In order to depict the influences of stock interactions on excess stock returns, we develop a multilayer network risk factor pricing model by constructing the multilayer network risk factor and introducing it to the three-factor model. Let us construct the following formula:where denotes the individual risk return and fFt states the correlation risk return, in which Ft and f are the multilayer network risk factor and its marginal contribution to excess returns, respectively. The construction of the multilayer network risk factor includes the following five steps:Step 1: constructing the three-factor model to obtain the residual series of excess stock returns.Step 2: the Pearson, Kendall, and partial correlation coefficients between residual series are calculated to construct three categories of correlation coefficient matrixes, where specific coefficient calculation methods can be seen in Kendall [30] and Baba et al. [31].Step 3: filtering the redundant information in three correlation coefficient matrixes. In three commonly used network filtering approaches, the threshold method is subjective in the selection of thresholds, which has crucial impacts on the filtering results. The minimum spanning tree (MST) [6] method can keep the key information in financial correlation networks, while the MST network is quite different from the actual correlation states of financial markets. The planar maximally filtered graph (PMFG) [32] method not only keeps the hierarchical structure of MST networks but also reserves more useful information [33]. Therefore, we choose the PMFG method to filter the redundant information in three correlation coefficient matrixes and then obtain the corresponding adjacency matrixes.Step 4: based on the three-layer stock correlation network, the entropy of the multiplex degree proposed by Battiston et al. [34] is calculated as the multilayer degree centrality indicator , which can comprehensively reflect the structural information in three correlation networks. The mathematical expression of is as follows:where n is the number of nodes; is the degree centrality of node at layer α, namely, ; and is the sum of three degree centralities of node i, that is, .Step 5: calculating the relative multilayer degree centralities as stock weights, and further computing the multilayer network risk factor , in which and are the stock residual and the weight matrix, respectively.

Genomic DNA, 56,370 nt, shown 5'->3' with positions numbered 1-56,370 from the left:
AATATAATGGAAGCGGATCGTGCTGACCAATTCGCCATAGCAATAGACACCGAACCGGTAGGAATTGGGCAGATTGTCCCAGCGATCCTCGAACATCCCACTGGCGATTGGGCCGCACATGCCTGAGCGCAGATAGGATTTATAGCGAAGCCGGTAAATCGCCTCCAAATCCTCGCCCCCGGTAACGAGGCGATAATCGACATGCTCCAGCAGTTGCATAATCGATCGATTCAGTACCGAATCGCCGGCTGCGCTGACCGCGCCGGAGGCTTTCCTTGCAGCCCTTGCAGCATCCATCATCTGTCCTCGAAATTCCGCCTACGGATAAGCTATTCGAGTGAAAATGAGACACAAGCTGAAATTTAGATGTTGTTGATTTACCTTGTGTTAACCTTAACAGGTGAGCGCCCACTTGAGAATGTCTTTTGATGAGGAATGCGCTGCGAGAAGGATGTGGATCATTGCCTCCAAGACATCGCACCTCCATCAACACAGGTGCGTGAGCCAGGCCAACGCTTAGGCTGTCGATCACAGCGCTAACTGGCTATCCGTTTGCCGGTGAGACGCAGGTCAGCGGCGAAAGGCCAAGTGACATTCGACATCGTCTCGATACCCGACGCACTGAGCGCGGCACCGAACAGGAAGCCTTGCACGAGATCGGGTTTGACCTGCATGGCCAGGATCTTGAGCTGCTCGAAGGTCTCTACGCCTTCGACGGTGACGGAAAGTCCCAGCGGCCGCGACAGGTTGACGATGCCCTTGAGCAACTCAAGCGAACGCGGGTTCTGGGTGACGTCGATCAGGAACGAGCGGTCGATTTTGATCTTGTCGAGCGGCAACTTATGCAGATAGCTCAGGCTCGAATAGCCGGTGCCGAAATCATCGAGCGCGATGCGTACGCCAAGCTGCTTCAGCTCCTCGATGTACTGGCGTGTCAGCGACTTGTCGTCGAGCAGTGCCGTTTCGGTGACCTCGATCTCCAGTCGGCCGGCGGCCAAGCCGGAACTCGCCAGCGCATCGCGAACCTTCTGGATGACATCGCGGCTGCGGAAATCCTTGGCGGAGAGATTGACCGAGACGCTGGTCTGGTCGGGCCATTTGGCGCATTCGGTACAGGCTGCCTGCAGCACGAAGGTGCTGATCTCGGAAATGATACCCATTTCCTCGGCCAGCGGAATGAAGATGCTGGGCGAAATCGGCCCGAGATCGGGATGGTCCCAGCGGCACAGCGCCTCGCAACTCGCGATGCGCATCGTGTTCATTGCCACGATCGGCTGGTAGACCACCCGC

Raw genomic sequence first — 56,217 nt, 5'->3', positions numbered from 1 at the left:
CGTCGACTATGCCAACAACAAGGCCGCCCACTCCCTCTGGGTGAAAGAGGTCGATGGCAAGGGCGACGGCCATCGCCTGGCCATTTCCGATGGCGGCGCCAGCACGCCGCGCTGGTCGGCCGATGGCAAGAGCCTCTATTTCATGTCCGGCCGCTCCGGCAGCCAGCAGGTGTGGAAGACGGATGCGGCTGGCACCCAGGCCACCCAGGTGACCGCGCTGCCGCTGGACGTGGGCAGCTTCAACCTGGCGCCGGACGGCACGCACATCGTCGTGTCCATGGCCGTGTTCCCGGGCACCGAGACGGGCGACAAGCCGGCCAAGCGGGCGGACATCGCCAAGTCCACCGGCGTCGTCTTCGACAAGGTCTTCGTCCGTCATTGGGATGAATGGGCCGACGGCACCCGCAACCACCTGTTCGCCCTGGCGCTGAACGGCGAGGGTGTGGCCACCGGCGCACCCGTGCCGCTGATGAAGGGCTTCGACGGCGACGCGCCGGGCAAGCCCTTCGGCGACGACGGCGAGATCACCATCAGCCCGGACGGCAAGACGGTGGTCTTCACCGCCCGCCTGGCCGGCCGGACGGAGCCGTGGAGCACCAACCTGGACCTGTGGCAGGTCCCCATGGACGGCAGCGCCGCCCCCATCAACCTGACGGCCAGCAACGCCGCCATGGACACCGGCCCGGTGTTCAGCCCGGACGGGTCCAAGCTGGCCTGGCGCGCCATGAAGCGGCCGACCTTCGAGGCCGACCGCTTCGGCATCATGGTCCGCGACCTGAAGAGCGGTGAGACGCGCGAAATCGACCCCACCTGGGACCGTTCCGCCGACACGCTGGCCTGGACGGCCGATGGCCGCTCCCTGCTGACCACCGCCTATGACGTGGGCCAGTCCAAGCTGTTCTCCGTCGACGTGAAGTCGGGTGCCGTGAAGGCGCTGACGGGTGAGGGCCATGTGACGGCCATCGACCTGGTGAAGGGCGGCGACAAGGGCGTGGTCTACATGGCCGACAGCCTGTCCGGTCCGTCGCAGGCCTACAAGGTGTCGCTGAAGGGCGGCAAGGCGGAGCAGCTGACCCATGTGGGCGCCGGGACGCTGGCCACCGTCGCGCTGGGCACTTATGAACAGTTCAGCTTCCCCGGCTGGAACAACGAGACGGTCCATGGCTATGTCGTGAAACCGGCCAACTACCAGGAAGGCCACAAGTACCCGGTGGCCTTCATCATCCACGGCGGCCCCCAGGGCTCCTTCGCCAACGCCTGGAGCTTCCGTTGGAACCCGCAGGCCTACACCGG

4. Data and Empirical Results

4.1. Data Description and Sample Selection

This paper selects the data of Chinese A-share listed companies during July 2005 to June 2018 as the research sample. The sample data can be obtained from the Ruisi financial database (http://www.resset.cn) and the iFind database (http://www.51ifind.com). More specifically, the data used in this paper are stock returns, total market capitalization, and owners’ equity of listed companies, risk-free rate, and stock market returns. Among them, the stock returns are 1050 stock return series weighted by market capitalization, which exclude stocks listed after 2005 and stocks with missing data for more than 42 months. Besides, the interbank offered rate and Shanghai and Shenzhen 300 index returns are used to represent the risk-free rate and the stock market return, respectively.